After dozens of Opens, hundreds of IQs, thousands of matches, and millions of games, this season’s road to the #SCGPC is making its final stop tomorrow in Vegas for the #SCGINVI. For hundreds of players this will be their last chance qualifier to journey all the way to Roanoke to battle for their share of $50,000. For a select few this event will be the exact opposite. The race for the “at-large” slots is coming down to the wire with a very tight race between a select few players. Big swings will have to happen for some of these guys, but I am confident that all of them will be showing up with their best game faces in an attempt to finish the year off strong. A finish that brings them to Roanoke, Virginia!
I, on the other hand, will be watching the coverage from my own home. Instead of traveling across the country in an attempt for another token, I instead have decided to keep well rested and prepare for the #SCGPC. I actually haven’t left Roanoke since #GPPITT and won’t until #GPOAK, which makes this the longest time I have stayed put since moving to Roanoke. An actual month in one city! I’m not one for making wishes, but I certainly feel like one of mine was answered this month.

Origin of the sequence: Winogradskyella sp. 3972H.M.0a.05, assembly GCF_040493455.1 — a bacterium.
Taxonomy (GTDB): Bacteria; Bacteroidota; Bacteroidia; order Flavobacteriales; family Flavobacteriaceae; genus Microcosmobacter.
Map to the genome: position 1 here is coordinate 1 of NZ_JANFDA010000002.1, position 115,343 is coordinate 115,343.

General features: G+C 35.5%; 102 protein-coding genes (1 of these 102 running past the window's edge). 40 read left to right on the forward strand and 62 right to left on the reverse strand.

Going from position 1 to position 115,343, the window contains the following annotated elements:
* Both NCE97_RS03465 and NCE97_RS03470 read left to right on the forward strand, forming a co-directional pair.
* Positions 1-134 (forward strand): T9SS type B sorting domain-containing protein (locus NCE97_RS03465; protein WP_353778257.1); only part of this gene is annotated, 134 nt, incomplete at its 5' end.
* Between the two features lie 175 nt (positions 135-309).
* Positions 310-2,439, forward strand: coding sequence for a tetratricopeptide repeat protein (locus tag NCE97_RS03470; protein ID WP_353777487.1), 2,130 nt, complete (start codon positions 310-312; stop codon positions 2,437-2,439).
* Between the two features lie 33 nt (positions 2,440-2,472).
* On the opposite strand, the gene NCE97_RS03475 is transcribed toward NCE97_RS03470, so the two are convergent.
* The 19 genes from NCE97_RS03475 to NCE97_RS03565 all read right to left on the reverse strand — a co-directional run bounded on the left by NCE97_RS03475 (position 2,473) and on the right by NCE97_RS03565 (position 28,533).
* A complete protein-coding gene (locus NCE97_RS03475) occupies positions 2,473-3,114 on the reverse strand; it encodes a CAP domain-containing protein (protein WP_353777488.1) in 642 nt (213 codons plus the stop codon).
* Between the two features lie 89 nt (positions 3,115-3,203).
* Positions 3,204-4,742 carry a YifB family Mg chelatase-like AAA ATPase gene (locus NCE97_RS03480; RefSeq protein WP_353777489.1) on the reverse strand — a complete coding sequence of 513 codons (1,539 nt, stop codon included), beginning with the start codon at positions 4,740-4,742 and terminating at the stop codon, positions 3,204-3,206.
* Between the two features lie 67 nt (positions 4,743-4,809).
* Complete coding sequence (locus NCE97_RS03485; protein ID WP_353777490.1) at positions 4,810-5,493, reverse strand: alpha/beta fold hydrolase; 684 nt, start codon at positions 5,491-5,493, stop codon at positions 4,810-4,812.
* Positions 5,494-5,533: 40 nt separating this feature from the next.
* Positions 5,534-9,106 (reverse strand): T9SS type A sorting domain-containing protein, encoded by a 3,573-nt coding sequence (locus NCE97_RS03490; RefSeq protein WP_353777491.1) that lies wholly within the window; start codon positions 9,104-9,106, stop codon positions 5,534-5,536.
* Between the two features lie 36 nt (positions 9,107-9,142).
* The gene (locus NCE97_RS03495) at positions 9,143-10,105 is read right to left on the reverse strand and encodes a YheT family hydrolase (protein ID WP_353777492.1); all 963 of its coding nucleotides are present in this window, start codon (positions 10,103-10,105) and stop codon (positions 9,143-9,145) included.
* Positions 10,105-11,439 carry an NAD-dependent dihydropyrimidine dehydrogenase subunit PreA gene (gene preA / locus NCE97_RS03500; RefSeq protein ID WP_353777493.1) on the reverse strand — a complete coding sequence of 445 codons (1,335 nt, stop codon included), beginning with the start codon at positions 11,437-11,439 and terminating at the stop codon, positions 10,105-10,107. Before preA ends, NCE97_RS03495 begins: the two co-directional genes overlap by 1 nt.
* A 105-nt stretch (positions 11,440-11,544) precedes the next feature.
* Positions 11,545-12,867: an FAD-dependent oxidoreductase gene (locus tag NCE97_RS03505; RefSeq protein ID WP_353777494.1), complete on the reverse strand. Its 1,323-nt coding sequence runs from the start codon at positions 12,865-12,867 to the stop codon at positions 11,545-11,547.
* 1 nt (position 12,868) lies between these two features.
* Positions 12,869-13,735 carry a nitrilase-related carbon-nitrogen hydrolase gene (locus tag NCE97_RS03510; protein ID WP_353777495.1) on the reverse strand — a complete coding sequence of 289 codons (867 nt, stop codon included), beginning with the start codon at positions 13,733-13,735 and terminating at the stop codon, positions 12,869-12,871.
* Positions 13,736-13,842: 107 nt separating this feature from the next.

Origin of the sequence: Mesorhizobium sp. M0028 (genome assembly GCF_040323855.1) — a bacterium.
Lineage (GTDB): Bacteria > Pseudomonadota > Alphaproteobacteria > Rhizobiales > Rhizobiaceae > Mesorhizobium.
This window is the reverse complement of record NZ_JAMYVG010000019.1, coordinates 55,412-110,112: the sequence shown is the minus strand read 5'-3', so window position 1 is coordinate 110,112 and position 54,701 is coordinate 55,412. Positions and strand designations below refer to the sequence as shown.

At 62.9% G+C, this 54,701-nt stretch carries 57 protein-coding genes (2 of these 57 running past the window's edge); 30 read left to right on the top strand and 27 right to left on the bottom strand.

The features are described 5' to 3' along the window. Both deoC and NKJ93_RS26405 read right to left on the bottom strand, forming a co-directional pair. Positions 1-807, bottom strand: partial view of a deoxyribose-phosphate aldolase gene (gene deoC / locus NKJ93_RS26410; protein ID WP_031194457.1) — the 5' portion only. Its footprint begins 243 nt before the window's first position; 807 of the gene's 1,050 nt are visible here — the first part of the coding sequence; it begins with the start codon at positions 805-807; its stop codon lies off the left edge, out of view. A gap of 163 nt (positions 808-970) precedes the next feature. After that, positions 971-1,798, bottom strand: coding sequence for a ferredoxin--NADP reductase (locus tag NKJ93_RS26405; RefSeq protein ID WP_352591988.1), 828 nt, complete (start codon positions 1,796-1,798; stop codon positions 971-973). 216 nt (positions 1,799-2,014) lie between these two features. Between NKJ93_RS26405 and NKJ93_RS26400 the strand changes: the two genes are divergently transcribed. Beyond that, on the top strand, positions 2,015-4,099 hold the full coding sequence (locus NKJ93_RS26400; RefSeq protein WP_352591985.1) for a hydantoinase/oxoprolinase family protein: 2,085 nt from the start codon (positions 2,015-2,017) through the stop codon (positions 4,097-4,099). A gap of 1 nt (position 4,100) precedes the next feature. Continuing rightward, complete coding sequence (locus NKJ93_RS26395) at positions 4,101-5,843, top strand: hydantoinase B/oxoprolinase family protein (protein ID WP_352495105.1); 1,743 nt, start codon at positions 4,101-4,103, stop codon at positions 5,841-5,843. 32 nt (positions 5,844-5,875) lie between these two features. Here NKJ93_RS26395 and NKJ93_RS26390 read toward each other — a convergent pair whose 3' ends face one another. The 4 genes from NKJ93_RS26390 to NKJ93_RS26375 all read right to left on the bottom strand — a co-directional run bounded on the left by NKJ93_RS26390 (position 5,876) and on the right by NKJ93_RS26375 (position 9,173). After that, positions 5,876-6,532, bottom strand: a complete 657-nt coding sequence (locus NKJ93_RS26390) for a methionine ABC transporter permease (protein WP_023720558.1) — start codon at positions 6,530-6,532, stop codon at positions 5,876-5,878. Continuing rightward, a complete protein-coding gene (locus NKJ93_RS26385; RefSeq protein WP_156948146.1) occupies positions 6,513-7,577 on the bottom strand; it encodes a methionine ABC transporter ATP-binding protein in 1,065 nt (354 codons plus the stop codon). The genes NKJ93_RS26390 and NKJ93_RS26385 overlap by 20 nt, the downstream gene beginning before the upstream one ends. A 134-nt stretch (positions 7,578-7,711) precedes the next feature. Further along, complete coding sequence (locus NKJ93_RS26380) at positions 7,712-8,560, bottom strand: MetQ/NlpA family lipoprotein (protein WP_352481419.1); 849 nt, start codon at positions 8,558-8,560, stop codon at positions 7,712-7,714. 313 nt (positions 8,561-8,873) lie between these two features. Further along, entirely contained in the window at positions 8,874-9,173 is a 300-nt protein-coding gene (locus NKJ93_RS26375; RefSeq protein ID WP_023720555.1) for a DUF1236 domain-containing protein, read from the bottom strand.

Now even though I am skipping the #SCGINVI, that doesn’t mean I haven’t been thinking about it. The gamer in me always wants to prepare for such important events like this even when I won’t be in attendance. So what should people play this weekend?
Well for starters, the event is two different formats. Both days of swiss competition start with four rounds of Standard followed by four rounds of Modern action. Those lucky enough to finish in the top 8 after sixteen rounds of swiss will be battling Standard in best of five matches. Two Constructed formats for an event can be tough to swallow, so let’s break it down by each format.